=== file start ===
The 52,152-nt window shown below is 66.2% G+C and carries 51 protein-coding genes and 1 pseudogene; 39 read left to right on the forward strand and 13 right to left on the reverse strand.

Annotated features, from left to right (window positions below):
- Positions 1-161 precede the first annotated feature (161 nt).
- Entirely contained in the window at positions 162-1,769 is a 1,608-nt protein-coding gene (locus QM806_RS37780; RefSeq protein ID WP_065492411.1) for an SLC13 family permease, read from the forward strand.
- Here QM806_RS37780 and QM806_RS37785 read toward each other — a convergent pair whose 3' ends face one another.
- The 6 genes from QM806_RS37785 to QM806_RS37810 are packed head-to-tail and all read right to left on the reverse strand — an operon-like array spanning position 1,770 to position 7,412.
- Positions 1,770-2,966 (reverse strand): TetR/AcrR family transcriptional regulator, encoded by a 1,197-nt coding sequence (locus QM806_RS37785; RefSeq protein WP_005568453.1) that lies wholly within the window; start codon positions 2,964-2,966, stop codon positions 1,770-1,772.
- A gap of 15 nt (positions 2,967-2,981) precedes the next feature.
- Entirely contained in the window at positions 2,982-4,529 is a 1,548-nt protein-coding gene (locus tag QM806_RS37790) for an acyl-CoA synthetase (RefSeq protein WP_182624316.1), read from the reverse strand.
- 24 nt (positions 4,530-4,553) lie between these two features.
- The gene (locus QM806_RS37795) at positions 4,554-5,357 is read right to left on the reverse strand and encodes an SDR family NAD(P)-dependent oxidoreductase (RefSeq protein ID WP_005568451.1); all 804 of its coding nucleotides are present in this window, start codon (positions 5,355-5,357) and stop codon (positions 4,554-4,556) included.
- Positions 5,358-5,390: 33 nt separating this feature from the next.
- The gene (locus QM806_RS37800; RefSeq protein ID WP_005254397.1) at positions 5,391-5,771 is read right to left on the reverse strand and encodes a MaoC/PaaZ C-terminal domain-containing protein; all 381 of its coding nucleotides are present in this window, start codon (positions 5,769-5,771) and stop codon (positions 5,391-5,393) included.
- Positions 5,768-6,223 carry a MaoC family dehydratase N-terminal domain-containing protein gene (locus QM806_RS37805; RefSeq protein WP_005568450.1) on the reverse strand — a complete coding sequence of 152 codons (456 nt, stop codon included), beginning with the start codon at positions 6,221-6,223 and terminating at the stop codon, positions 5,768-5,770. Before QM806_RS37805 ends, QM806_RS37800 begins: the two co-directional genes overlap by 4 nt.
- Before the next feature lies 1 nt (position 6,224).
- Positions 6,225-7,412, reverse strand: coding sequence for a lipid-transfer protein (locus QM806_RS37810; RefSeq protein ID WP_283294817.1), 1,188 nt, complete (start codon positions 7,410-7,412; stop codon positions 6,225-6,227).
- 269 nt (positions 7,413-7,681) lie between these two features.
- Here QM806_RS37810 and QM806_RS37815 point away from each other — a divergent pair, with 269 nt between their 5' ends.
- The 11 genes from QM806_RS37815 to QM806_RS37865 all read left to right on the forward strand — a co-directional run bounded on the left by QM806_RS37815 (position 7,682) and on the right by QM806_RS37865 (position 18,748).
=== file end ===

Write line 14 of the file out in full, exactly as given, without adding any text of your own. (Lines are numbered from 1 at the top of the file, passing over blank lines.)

- Positions 5,768-6,223 carry a MaoC family dehydratase N-terminal domain-containing protein gene (locus QM806_RS37805; RefSeq protein WP_005568450.1) on the reverse strand — a complete coding sequence of 152 codons (456 nt, stop codon included), beginning with the start codon at positions 6,221-6,223 and terminating at the stop codon, positions 5,768-5,770. Before QM806_RS37805 ends, QM806_RS37800 begins: the two co-directional genes overlap by 4 nt.